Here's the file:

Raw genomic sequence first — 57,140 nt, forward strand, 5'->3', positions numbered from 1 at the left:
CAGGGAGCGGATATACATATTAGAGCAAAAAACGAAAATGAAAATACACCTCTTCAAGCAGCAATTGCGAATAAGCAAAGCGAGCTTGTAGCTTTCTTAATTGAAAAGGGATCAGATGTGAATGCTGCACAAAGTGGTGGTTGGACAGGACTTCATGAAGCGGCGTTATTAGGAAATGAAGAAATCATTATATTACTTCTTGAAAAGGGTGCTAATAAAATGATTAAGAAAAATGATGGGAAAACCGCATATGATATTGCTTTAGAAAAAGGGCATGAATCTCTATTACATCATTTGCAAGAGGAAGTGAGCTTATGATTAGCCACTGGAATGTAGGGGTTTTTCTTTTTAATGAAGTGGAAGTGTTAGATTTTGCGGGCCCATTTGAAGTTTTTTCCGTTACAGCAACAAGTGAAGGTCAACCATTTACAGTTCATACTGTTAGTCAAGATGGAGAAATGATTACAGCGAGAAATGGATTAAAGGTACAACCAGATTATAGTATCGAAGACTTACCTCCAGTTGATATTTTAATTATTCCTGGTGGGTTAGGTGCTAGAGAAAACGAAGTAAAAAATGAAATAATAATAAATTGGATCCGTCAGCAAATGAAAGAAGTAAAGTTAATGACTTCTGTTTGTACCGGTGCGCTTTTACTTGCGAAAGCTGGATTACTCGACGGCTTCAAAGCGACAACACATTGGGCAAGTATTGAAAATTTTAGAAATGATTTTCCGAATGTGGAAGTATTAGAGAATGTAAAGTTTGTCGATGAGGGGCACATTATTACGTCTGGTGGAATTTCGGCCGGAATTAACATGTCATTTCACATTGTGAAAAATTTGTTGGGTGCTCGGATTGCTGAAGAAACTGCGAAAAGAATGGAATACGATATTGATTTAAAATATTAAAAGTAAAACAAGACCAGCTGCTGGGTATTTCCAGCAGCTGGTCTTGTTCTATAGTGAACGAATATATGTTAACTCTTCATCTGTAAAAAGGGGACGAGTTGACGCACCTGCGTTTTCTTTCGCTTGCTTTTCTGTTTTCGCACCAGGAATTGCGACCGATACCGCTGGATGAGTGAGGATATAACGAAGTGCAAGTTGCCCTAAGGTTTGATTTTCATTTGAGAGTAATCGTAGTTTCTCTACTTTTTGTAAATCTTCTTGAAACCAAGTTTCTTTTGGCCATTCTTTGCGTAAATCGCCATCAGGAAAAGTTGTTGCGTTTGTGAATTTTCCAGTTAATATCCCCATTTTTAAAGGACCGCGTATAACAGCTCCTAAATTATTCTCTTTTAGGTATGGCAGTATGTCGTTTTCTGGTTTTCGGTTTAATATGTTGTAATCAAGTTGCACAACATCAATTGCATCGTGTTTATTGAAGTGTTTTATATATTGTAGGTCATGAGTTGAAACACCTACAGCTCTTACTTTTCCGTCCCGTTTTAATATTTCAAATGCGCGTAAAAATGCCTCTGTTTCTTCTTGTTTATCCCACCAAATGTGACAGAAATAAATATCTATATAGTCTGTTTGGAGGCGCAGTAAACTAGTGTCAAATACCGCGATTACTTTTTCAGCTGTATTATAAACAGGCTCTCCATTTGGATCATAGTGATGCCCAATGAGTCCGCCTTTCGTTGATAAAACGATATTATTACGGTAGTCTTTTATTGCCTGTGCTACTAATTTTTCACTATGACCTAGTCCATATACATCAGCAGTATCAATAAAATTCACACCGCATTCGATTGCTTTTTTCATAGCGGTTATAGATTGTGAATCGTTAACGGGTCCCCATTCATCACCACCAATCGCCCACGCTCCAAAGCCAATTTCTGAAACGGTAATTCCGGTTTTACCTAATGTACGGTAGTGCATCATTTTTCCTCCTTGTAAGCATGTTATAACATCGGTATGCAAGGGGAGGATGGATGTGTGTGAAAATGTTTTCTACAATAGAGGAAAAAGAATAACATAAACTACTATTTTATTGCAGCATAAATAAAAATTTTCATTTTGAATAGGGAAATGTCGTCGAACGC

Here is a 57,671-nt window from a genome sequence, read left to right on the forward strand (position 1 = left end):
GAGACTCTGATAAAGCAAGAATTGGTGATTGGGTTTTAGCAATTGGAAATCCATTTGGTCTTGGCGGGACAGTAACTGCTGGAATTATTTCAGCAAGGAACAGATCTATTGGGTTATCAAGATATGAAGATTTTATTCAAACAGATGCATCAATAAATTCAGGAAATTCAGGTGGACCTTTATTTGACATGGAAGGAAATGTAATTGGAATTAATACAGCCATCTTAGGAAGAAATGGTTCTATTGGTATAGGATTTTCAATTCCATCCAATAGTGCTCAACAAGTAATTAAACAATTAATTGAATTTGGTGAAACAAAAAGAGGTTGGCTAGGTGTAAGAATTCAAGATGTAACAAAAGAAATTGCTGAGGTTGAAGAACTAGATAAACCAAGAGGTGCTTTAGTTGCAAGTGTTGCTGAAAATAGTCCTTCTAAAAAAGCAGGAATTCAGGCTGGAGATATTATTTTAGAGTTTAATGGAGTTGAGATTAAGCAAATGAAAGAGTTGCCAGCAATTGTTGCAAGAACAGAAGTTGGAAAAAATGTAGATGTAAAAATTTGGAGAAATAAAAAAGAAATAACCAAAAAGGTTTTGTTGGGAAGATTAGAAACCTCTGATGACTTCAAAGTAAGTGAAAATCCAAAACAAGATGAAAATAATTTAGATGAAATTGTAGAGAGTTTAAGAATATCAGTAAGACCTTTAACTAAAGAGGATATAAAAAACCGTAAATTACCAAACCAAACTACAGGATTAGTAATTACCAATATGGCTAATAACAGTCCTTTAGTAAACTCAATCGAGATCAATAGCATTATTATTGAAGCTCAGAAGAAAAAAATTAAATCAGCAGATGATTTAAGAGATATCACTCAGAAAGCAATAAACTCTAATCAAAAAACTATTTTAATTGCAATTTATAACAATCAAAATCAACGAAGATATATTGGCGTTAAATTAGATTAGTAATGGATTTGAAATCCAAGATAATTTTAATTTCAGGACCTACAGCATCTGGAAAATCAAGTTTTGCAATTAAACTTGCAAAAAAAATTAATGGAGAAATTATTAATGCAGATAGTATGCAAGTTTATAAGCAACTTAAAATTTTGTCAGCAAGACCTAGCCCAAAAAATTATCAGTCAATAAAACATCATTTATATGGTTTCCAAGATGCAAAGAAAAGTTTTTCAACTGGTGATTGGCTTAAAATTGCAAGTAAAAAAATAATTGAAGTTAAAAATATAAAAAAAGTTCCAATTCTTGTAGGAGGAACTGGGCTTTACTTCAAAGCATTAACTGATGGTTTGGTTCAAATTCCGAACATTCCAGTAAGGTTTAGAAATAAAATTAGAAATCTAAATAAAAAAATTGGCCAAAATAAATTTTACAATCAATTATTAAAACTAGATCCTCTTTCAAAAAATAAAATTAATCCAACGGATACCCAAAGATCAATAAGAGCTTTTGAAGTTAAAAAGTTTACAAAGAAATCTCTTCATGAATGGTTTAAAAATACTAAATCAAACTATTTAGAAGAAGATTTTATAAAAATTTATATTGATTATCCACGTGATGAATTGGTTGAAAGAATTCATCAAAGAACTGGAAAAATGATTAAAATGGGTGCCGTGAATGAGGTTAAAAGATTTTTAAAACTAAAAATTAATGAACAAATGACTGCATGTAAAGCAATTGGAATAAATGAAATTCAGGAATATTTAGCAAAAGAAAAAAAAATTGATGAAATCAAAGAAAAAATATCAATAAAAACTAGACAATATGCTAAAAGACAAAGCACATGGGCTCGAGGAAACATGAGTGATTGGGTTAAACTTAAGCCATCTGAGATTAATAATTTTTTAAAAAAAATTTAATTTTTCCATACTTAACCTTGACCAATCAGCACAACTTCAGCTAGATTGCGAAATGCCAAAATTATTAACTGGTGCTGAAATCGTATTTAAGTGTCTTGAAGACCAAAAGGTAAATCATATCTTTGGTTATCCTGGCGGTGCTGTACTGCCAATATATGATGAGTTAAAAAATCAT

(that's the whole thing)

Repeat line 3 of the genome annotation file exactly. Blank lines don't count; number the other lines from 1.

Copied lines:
Here is a 57,671-nt window from a genome sequence, read left to right on the forward strand (position 1 = left end):